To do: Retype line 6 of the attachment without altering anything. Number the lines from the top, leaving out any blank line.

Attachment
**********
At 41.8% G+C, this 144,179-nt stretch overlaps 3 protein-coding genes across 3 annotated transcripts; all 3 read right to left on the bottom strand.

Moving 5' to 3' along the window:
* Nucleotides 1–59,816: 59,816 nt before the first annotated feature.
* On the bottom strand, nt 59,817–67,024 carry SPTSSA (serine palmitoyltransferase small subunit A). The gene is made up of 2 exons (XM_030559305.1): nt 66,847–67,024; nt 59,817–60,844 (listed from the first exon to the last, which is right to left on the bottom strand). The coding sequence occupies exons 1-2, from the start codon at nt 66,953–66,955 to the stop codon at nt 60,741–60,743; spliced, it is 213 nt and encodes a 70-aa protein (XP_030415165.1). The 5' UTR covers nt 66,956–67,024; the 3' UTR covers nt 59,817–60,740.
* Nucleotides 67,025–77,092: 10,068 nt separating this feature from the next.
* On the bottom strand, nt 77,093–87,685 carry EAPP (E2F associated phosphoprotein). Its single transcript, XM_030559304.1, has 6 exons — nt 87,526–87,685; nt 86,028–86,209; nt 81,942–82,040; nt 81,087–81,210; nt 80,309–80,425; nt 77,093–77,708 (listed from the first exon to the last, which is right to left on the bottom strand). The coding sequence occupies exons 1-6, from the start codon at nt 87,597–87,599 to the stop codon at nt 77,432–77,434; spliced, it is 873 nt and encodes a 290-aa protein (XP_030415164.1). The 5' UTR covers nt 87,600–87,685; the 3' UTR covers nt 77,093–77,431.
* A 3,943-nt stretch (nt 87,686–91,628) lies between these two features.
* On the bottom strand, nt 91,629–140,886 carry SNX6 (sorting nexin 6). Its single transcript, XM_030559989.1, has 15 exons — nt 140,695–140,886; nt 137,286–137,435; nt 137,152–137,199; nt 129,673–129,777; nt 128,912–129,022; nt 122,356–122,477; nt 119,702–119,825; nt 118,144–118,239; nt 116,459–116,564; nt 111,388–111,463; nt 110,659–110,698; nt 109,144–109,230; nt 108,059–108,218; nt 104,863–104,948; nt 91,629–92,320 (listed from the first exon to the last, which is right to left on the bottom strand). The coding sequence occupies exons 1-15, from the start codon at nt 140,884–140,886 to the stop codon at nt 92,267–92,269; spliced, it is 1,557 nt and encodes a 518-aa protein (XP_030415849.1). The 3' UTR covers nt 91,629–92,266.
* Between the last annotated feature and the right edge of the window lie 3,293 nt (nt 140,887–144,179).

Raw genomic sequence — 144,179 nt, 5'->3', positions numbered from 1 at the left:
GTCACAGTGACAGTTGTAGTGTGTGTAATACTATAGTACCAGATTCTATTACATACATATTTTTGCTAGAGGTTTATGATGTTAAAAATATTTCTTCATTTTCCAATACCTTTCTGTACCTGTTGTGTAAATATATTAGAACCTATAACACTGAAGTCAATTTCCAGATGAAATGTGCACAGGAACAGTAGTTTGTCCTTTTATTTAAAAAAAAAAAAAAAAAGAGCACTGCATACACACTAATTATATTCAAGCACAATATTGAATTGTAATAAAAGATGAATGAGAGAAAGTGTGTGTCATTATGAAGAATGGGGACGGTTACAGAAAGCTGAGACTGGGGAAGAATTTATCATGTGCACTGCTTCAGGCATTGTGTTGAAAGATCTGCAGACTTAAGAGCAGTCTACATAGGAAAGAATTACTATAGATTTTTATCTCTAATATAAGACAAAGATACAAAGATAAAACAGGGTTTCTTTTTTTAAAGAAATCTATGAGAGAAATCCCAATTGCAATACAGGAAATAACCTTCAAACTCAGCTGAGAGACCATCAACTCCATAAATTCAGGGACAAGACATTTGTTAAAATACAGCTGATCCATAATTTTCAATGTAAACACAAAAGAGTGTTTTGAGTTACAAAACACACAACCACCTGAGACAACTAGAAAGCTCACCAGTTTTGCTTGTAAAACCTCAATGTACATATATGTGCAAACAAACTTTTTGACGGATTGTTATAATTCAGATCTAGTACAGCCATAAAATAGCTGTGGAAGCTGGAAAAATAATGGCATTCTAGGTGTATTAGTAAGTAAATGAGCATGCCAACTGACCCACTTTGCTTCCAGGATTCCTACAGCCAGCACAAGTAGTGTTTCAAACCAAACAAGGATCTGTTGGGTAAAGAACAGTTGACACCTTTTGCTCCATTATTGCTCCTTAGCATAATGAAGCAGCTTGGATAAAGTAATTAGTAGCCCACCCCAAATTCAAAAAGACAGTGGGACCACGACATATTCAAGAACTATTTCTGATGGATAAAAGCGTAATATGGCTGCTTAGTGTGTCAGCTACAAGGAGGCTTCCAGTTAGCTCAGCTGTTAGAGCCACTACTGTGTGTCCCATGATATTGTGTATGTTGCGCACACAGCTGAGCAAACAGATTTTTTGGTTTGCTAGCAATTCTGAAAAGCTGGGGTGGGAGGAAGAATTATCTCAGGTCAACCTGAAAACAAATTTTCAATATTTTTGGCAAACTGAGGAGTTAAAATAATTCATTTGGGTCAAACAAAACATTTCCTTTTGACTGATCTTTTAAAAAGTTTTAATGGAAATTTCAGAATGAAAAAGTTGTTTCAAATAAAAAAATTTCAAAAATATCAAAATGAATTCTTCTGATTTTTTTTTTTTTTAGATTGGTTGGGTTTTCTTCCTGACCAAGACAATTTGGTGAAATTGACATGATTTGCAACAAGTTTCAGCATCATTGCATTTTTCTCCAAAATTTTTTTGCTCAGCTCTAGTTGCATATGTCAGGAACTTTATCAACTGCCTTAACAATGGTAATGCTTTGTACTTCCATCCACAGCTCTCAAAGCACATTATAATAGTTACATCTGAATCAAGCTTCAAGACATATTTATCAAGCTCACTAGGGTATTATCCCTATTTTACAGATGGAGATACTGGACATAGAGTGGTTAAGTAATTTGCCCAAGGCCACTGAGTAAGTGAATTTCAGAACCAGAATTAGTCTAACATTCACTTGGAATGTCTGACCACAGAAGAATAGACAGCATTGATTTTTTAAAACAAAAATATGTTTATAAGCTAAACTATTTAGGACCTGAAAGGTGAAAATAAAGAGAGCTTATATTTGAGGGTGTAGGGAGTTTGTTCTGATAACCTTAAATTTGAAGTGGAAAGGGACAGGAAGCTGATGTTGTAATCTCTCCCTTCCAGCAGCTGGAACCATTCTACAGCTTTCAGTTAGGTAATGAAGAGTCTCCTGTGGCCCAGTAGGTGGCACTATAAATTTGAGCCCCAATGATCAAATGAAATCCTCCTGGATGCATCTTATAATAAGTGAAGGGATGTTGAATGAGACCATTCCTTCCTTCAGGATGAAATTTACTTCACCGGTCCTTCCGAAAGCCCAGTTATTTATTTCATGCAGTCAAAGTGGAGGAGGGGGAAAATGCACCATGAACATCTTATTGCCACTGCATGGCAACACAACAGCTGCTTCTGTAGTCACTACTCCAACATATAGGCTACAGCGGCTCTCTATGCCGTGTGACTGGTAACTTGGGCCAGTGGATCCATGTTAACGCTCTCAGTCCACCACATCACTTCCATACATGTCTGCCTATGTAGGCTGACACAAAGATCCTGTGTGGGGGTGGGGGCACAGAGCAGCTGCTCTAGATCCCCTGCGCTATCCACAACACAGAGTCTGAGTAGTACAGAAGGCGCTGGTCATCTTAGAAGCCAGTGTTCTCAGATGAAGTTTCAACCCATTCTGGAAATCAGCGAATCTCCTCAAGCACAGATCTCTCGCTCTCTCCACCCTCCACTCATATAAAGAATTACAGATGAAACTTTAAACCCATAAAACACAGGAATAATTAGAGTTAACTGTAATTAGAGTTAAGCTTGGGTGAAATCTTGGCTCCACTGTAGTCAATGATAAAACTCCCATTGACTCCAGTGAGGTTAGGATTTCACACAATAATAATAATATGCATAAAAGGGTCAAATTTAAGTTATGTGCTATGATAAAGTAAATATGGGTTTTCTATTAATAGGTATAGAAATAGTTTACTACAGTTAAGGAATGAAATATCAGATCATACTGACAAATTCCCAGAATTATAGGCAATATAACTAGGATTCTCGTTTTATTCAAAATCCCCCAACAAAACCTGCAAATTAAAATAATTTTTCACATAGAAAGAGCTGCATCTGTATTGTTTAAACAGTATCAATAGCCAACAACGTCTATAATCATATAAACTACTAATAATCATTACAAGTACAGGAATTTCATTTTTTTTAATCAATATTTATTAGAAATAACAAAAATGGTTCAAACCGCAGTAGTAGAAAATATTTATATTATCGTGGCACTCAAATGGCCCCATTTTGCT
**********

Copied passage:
* On the bottom strand, nt 77,093–87,685 carry EAPP (E2F associated phosphoprotein). Its single transcript, XM_030559304.1, has 6 exons — nt 87,526–87,685; nt 86,028–86,209; nt 81,942–82,040; nt 81,087–81,210; nt 80,309–80,425; nt 77,093–77,708 (listed from the first exon to the last, which is right to left on the bottom strand). The coding sequence occupies exons 1-6, from the start codon at nt 87,597–87,599 to the stop codon at nt 77,432–77,434; spliced, it is 873 nt and encodes a 290-aa protein (XP_030415164.1). The 5' UTR covers nt 87,600–87,685; the 3' UTR covers nt 77,093–77,431.